Taking on the dual role of Bruce Wayne and Batman for the third and final time, Christian Bale says, “Bruce feels absolutely isolated since the tragedy of losing the woman he loved, Rachel, and the terrible turn of events with what happened to Harvey Dent. He carries a certain amount of guilt that if he had not chosen the course of becoming Batman, none of that would have happened. His belief has been rocked, and that has caught up with him, physically and emotionally. But how much longer can he allow the pain of what has happened in his life control what he does with his life? And at what point does it start to become completely self-destructive?”

Nolan observes that, in giving up the guise of Batman for all those years, Bruce has, in a very real way, sacrificed both identities. “We come back to find a man who is no longer on a mission, even though that had always been the goal.”

“On the surface, Gotham has become what Bruce had hoped for,” Thomas adds, “but because it was all founded on a lie, nothing is quite that simple. It falls along the lines of ‘be careful what you wish for’ because without Batman, Bruce has no sense of purpose.”

“The reason I have always gravitated to the character of Batman is that, as often noted, he is a superhero with no super powers, apart from his wealth,” Nolan says. “His extraordinary nature has always come down to his extreme motivation and sheer dedication, which makes him a very credible individual.”
“One of the great things about this character is that the least relatable thing about him is his billionaire status. Having those kinds of resources is something very few people could ever fathom. But the rest of it is understandable from an emotional perspective,” Bale comments.

“It’s been very rewarding to watch Christian chart the progression of his role through the three films,” says Nolan. “He always had a strong commitment to finding the truth of the character, and I think you especially see that in this film, where he really embraced that Bruce is older, but not necessarily wiser. It’s a very thoughtful performance, and that’s what you consistently get from a talent like Christian.”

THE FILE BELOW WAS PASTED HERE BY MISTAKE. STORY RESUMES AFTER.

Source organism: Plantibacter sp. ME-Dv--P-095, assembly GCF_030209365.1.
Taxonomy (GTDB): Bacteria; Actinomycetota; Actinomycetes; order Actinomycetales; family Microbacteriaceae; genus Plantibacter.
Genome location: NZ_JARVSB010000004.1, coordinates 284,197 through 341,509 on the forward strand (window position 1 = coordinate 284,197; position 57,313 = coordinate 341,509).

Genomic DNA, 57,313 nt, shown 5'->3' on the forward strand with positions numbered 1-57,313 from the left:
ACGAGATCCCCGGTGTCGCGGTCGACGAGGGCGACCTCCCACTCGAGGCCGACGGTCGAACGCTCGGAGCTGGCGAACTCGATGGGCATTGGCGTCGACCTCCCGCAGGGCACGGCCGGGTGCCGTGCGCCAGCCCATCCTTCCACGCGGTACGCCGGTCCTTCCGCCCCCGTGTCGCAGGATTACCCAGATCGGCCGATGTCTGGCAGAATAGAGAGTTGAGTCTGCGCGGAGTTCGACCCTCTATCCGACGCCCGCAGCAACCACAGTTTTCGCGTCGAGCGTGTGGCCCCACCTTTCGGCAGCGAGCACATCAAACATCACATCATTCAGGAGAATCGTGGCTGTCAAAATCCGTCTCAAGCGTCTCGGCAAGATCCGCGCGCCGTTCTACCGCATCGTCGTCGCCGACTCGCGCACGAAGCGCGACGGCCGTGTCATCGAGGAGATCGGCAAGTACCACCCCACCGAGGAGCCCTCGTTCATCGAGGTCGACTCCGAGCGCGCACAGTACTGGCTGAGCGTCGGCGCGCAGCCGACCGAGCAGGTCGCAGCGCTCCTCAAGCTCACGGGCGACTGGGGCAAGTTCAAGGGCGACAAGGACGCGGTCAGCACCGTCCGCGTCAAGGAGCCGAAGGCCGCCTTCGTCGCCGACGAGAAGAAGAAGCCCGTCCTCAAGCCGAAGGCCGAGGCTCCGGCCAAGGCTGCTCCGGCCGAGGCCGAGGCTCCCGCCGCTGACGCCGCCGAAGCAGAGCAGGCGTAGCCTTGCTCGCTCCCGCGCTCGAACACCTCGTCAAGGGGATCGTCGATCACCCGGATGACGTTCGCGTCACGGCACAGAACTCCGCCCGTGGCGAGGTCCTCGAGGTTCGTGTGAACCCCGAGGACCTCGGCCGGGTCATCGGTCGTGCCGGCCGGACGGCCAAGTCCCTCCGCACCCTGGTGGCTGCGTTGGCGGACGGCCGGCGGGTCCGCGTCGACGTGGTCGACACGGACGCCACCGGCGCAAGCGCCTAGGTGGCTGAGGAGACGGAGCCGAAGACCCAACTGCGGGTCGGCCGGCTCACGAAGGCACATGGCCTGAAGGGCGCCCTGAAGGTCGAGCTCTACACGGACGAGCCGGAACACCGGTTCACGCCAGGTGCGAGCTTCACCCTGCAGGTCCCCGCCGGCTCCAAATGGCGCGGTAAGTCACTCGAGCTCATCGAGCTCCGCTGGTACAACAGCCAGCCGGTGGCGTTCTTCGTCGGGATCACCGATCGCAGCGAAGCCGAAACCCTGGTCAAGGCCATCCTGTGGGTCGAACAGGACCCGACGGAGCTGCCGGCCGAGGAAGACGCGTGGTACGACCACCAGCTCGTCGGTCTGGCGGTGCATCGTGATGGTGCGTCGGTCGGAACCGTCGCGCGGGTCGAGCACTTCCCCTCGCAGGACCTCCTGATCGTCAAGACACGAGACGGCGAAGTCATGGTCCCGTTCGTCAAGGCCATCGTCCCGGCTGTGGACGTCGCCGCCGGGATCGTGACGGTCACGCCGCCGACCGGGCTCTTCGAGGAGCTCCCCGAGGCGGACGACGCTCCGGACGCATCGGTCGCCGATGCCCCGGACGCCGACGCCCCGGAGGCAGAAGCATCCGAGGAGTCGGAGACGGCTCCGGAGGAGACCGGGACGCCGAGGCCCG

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Catwoman's effect:

In spite of Bruce Wayne’s seeming absence, Gotham’s most influential citizens have gathered at Wayne Manor for a benefit honoring Harvey Dent Day. It is the perfect hunting ground for an audacious and undeniably attractive cat burglar, whose name is Selina Kyle. Her encounter with Bruce Wayne has an unexpected effect on him.

Bale reveals, “What really impacts Bruce is that, after years of isolation, he’s meeting this woman he finds fascinating and funny. He suddenly recognizes he’s been seeking something, even unconsciously...that he’s lost all the color in his life and needs some human contact.”

Anne Hathaway asserts, “I think Bruce owes Selina a big thank you because he was leading a pretty lonely life until she came in and got his blood pumping and reminded him that there are fun people out there in the world. One of the things that fans have always enjoyed about Bruce and Selina is the playful side of their relationship. They may operate very differently, but they actually have a lot in common: they like to keep certain things hidden; they’re usually several steps ahead of everyone else in the room; and they prefer to dress in black,” she smiles. “I had so much fun working with Christian. He’s quick to laugh and have a good time, but he’s also so solid. He’s the kind of actor that raises your game.”

Miranda's effect:

The character of Miranda Tate can also relate to Bruce, albeit from a place of affluence. Cast in the role, Marion Cotillard notes, “They both have a lot of money and are trying to use it in a good way, so they understand each other right away.”

Bale agrees. “Miranda is somebody who is encouraging Bruce to use his resources for the betterment of Gotham through an environmental project. She is beautiful, smart and altruistic, and all the good that she aspires to earns his respect and also intrigues him a great deal.”

Alfred's effect:

Inarguably, the person closest to Bruce is Alfred Pennyworth, who Bale says “has been the one constant throughout his life...the only family he has left. Alfred has seen him grow up, watched him become a man and seen the pain he’s gone through. He accepted Bruce’s need to honor his parents and try to right the wrongs of their deaths, but equally he recognizes that his parents would be desperately unhappy that he’s not living any kind of life. There’s always been that caution from Alfred that this is not the best thing for Bruce in the long run, and it comes to a head in this story.”

Nolan expounds, “When we first explored the relationship between Alfred and Bruce in ‘Batman Begins,’ it was immediately apparent to me that I only understood Alfred’s endorsement of Bruce’s extreme action in creating the Batman persona if there would be an end to it—if there was seen to be a time when Batman had acted as a catalyst to change Gotham and then Bruce could move on from that. In ‘The Dark Knight Rises,’ we’re dealing with Alfred’s frustration that Bruce has not been able to extricate himself from being Batman. Even though he has no longer been going out every night wearing the cape and cowl, he clearly has not been able to put it behind him, and Alfred feels it’s his duty to help Bruce find a way to do that.”